Subject to certain specified conditions, federal law and regulations authorize a state department of transportation to prepare a waiver valuation, rather than a formal appraisal, to value both real property that it seeks to acquire for a federal aid transportation project and real property that it owns and seeks to dispose of if the anticipated value of the real property is $25,000 or less. Accordingly, current state law allows the department of transportation (CDOT) to prepare a waiver valuation for real property with an anticipated value of $25,000 or less when valuing real property that it seeks to acquire. However, current state law is more restrictive than federal law and regulations with respect to property that CDOT owns and seeks to dispose of and allows CDOT to use waiver valuations to value such property only if the anticipated value of the real property is $5,000 or less.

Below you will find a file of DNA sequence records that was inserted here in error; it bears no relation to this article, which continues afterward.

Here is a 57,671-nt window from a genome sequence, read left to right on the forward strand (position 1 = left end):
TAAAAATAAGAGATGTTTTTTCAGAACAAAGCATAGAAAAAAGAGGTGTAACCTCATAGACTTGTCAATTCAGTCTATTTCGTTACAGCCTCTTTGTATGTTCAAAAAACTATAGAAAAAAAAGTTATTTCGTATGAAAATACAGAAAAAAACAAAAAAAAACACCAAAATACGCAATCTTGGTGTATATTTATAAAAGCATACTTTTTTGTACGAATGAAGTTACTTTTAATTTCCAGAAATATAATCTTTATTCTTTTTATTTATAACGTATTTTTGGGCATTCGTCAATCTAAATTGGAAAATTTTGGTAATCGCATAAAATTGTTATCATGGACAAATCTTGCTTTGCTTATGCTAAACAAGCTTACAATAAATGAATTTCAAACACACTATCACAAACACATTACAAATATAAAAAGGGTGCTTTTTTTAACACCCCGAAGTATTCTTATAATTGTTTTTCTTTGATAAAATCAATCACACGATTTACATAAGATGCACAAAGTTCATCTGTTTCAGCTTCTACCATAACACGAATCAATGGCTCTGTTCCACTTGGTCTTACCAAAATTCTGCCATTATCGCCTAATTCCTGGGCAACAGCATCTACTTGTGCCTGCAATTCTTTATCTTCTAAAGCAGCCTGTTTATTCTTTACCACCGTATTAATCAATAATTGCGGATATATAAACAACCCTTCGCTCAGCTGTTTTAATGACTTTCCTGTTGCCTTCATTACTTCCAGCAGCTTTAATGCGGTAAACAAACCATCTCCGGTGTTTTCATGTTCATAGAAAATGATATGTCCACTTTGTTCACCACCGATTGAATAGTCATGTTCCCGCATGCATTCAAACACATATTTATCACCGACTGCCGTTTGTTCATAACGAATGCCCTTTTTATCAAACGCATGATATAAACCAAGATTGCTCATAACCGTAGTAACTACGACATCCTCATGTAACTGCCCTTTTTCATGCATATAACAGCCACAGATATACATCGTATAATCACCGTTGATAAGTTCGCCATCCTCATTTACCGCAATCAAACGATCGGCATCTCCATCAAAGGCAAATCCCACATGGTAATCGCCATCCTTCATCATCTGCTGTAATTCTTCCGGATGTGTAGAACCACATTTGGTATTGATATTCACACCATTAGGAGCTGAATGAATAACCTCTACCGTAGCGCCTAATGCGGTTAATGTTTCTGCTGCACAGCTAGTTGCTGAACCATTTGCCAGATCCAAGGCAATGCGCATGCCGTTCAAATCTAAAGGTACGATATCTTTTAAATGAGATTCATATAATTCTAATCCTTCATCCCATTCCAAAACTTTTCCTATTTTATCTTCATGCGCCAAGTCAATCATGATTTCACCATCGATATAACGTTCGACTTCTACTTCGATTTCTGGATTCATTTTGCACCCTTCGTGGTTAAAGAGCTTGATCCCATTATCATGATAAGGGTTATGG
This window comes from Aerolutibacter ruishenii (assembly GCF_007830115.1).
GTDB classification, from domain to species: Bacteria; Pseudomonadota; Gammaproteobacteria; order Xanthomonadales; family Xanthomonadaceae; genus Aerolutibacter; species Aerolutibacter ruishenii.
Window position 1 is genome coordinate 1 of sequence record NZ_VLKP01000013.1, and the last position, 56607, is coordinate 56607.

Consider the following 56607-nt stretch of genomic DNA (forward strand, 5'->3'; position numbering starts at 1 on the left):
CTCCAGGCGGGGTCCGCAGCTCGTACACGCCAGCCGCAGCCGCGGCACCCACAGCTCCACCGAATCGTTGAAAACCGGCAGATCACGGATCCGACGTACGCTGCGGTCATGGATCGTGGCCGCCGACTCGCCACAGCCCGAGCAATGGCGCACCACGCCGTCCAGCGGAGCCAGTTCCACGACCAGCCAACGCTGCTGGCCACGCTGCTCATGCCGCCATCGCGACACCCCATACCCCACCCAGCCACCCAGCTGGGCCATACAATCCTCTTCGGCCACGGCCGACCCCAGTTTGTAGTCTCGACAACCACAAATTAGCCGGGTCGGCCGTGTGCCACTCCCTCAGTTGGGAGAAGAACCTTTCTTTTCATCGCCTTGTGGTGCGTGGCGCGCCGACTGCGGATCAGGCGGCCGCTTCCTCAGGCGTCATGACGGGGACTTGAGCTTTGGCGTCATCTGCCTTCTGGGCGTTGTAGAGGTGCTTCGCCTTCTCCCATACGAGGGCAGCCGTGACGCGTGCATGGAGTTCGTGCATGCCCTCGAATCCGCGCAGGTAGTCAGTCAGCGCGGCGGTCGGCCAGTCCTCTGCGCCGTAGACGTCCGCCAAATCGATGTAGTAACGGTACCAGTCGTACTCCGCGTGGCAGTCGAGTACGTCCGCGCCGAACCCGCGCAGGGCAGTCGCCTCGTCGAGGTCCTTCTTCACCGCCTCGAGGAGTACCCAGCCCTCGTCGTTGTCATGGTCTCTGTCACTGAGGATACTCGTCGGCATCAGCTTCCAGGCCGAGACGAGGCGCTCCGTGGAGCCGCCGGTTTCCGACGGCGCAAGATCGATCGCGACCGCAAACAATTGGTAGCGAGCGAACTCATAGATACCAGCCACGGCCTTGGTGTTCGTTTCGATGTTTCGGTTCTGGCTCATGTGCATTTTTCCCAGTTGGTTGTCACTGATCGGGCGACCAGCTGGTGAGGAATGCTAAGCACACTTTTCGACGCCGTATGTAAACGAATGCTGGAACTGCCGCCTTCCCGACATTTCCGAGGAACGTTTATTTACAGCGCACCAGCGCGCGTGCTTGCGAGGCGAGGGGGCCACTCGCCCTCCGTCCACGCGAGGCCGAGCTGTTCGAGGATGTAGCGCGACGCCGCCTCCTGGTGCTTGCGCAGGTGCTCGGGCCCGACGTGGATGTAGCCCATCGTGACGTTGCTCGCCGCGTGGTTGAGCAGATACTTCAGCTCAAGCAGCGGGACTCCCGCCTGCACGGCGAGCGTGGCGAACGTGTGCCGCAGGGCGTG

In order to fully harmonize state law governing waiver valuations with federal law and regulations, the bill authorizes CDOT to use waiver valuations for the valuation of real property that CDOT owns and seeks to dispose of if the real property is anticipated to have a value of $25,000 or less. The bill also:
- Clarifies that a waiver valuation is not an appraisal; and
- Amends the definition of 'real estate appraiser' to clarify that an individual, including an individual who is a licensed or certified real estate appraiser, is not an appraiser for purposes of the state laws regulating appraisers when the individual performs a waiver valuation.
(Note: This summary applies to the reengrossed version of this bill as introduced in the second house.)